In the Virginia Declaration of Rights, James Madison wrote, “all men are equally entitled to the free exercise of religion, according to the dictates of conscience.”
Clearly, Roy Moore has created his own revisionist history to support his bigoted, discriminatory, and unconstitutional views.
Even as an Alabama Supreme Court justice, Moore maintained that his particular beliefs about the Bible outweighed the Constitution and the rule of law. He was first ousted from his seat as chief justice for his refusal to follow a federal court demand that he remove a statue of the 10 Commandments from the courthouse. Alabamans reelected him to that seat. He said, “I have no doubt this is vindication for what I stood for. . . . Go home with the knowledge that we’ll stand for the acknowledgment of God.”
The second time he was removed from office was because he ordered Alabama’s probate judges to refuse to issue marriage licenses to same sex couples after the US Supreme Court declared marriage a constitutional right.
Moore’s engagement with national politics amplifies his threats, not only to religious liberty, but also to LGBT citizens (he believes homosexuality should be criminalized), women (he opposes abortion and supports the “personhood” movement), people of color (he called Native Americans and Asian Americans “reds and yellows,” and pro-confederacy activists held commemorations of Alabama’s secession at the foundation Moore headed), transgender people (in supporting Trump’s military ban, he pointed to what he called transgender people’s “misguided confusion over their God-given chromosomes,” and Muslims (he called Islam a “false religion”). He rejects science when it conflicts with his personal interpretations of the Bible, and he believes events like 9/11 are God’s punishment.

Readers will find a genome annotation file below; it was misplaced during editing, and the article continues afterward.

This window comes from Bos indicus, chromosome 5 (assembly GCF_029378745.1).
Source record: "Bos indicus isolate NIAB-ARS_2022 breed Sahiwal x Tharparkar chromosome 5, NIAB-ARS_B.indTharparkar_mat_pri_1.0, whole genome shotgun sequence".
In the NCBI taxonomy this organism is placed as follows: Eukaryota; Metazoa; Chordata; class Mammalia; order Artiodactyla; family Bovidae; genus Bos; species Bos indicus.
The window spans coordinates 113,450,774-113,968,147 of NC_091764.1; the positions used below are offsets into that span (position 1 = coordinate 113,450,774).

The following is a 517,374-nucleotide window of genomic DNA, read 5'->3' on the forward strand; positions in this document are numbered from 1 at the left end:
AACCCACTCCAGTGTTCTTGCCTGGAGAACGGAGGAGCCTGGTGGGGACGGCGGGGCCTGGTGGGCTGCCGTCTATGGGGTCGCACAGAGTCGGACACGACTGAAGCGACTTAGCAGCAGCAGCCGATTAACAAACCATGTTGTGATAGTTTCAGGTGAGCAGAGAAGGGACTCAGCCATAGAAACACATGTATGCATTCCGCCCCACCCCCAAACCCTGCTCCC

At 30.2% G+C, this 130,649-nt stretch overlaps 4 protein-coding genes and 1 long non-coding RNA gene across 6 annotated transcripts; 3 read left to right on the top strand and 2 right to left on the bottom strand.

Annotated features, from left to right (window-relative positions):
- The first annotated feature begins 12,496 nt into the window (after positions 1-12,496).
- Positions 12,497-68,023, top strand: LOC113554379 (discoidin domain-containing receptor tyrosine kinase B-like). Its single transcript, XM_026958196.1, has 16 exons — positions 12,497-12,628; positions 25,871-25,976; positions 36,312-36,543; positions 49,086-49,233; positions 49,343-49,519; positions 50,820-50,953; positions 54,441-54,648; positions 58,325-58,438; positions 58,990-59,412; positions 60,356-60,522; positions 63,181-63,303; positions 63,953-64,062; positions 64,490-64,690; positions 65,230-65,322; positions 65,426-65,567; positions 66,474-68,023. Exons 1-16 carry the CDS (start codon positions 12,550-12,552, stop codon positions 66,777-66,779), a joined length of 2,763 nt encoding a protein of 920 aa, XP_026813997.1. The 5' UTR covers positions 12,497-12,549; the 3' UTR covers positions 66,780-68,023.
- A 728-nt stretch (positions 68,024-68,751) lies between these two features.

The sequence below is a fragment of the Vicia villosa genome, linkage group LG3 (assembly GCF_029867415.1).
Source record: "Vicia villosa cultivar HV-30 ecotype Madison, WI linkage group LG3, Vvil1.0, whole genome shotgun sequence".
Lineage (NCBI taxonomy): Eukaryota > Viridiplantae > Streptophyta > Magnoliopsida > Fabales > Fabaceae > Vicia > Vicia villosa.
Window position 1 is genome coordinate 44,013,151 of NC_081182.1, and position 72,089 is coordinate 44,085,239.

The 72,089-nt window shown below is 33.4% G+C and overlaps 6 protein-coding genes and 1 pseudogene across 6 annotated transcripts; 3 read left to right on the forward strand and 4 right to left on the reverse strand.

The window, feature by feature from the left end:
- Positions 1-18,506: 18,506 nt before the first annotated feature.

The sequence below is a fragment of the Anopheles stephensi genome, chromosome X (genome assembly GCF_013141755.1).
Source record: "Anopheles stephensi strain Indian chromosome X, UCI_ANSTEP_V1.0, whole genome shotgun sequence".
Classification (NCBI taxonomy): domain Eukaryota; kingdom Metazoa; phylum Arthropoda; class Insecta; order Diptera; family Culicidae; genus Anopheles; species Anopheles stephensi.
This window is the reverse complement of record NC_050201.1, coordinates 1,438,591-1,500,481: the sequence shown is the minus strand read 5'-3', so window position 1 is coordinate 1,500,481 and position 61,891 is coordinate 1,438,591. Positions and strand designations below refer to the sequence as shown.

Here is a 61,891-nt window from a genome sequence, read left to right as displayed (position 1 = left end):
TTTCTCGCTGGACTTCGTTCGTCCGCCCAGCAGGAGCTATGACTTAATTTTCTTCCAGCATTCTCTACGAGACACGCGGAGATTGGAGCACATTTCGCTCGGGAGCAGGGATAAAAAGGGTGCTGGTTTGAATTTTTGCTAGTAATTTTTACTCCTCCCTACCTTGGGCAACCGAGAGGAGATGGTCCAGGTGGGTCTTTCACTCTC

Moore claims US law is beholden to “biblical law,” but Moore’s reading of the Bible is based on a kind of fundamentalist literalism that ignores the nature of written texts, the church’s history with the Bible, and a hundred years of sound biblical scholarship. That makes Moore especially dangerous as he seeks national political office.
Roy Moore is no champion of religious liberty. He is, in fact, a proponent of religious exclusivity and religious discrimination. He is the antithesis of those early advocates of religious liberty who understood its unconstrained application to each individual conscience. Religious liberty is indeed one of the most important civil rights issues of our time, but Roy Moore is an adversary of true religious liberty, and we must be vigilant in our opposition to his theocratic impositions.
Fifty-eight percent of Alabama’s population are regular church attenders. Almost half of Alabamans are evangelicals, and about 1.75 million of Alabama’s nearly 5 million citizens are Baptists of one sort or another. These folks have played a huge role in taking Roy Moore this far in his quest. We can only hope enough of them reclaim their roots in Baptists’ longer role in struggling for religious liberty to prevent the threat Roy Moore represents to us all.
*I recognize the gendered language in these quotations is problematic for contemporary readers, but the historic importance of the quotations has led me to include them as they were written.
Shurden, Walter B. The Baptist Identity: Four Fragile Freedoms. Macon, GA: Smyth & Helwys 1993.
Truett, George W. “Baptists and Religious Liberty.” in Walter B. Shurden, ed. Proclaiming the Baptist Vision: Religious Liberty. Macon, GA: Smyth & Helwys, 1997: 61-84.
Williams, Roger. “The Bloudy Tennent of Persecution.” in Leon McBeth, ed. A Sourcebook for Baptist Heritage. Nashville: Broadman, 1990: 83-90.